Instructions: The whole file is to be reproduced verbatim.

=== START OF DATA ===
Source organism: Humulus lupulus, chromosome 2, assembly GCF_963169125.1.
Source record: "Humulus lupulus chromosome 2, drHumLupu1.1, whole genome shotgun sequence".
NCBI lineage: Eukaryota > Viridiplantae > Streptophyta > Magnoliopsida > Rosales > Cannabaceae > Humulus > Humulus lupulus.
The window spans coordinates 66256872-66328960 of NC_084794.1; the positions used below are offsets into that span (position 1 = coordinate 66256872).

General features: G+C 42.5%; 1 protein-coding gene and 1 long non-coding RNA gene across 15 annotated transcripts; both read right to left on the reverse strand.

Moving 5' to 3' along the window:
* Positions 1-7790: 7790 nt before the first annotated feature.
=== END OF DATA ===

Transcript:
Source organism: Humulus lupulus, chromosome 2, assembly GCF_963169125.1.
Source record: "Humulus lupulus chromosome 2, drHumLupu1.1, whole genome shotgun sequence".
NCBI lineage: Eukaryota > Viridiplantae > Streptophyta > Magnoliopsida > Rosales > Cannabaceae > Humulus > Humulus lupulus.
The window spans coordinates 66256872-66328960 of NC_084794.1; the positions used below are offsets into that span (position 1 = coordinate 66256872).

General features: G+C 42.5%; 1 protein-coding gene and 1 long non-coding RNA gene across 15 annotated transcripts; both read right to left on the reverse strand.

Moving 5' to 3' along the window:
* Positions 1-7790: 7790 nt before the first annotated feature.